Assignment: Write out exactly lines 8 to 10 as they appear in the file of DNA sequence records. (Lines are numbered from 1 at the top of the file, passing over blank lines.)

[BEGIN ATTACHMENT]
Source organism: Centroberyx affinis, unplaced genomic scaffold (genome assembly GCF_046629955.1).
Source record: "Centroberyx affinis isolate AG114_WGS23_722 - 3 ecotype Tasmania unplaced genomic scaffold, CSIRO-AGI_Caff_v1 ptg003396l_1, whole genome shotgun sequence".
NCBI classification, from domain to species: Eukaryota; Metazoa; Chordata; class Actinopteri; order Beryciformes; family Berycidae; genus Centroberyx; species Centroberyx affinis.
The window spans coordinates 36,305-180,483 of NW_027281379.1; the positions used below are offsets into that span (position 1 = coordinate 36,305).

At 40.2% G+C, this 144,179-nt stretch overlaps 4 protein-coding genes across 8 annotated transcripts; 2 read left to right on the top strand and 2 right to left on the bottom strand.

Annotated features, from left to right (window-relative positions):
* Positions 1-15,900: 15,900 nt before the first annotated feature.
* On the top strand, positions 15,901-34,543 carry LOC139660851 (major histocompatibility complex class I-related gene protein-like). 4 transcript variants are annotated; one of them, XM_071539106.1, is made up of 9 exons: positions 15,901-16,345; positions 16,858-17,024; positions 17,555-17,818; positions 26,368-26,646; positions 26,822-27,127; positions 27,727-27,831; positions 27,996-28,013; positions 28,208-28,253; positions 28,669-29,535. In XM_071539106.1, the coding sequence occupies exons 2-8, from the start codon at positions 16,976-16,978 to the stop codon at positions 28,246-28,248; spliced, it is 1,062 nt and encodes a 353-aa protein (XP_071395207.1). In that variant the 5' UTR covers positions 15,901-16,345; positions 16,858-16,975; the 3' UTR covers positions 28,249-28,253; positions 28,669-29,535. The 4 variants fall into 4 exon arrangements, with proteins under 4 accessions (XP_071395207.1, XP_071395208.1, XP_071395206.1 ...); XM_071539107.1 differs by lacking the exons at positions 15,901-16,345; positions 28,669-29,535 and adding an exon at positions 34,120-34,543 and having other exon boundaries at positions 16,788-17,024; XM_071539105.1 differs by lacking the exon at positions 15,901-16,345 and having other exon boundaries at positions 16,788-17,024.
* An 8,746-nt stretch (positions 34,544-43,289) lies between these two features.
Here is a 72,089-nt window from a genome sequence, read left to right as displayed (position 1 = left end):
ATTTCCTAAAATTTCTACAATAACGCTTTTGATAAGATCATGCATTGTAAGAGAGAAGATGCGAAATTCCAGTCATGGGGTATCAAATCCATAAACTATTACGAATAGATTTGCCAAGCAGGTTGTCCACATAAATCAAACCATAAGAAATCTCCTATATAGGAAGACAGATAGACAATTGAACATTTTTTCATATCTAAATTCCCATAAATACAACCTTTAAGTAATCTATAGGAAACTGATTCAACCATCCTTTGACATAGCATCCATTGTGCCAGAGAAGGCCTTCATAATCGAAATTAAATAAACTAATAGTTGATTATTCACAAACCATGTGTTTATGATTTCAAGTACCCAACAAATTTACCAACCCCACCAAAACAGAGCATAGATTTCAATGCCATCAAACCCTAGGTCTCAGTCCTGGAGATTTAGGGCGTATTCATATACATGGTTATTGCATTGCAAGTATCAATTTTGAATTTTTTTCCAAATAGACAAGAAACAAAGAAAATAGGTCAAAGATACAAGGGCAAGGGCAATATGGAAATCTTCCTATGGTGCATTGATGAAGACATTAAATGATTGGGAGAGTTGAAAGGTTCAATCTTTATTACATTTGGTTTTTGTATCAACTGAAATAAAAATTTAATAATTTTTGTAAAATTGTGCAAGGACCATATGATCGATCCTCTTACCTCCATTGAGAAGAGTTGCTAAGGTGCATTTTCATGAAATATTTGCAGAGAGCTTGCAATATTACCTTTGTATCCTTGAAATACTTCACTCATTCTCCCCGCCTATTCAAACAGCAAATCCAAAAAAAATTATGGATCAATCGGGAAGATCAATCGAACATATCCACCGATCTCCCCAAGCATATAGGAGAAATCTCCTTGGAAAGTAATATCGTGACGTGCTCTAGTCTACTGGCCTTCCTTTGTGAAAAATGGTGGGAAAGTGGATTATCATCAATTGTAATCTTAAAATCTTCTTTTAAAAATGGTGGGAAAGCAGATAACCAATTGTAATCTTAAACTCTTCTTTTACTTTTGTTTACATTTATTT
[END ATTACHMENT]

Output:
* On the top strand, positions 15,901-34,543 carry LOC139660851 (major histocompatibility complex class I-related gene protein-like). 4 transcript variants are annotated; one of them, XM_071539106.1, is made up of 9 exons: positions 15,901-16,345; positions 16,858-17,024; positions 17,555-17,818; positions 26,368-26,646; positions 26,822-27,127; positions 27,727-27,831; positions 27,996-28,013; positions 28,208-28,253; positions 28,669-29,535. In XM_071539106.1, the coding sequence occupies exons 2-8, from the start codon at positions 16,976-16,978 to the stop codon at positions 28,246-28,248; spliced, it is 1,062 nt and encodes a 353-aa protein (XP_071395207.1). In that variant the 5' UTR covers positions 15,901-16,345; positions 16,858-16,975; the 3' UTR covers positions 28,249-28,253; positions 28,669-29,535. The 4 variants fall into 4 exon arrangements, with proteins under 4 accessions (XP_071395207.1, XP_071395208.1, XP_071395206.1 ...); XM_071539107.1 differs by lacking the exons at positions 15,901-16,345; positions 28,669-29,535 and adding an exon at positions 34,120-34,543 and having other exon boundaries at positions 16,788-17,024; XM_071539105.1 differs by lacking the exon at positions 15,901-16,345 and having other exon boundaries at positions 16,788-17,024.
* An 8,746-nt stretch (positions 34,544-43,289) lies between these two features.
Here is a 72,089-nt window from a genome sequence, read left to right as displayed (position 1 = left end):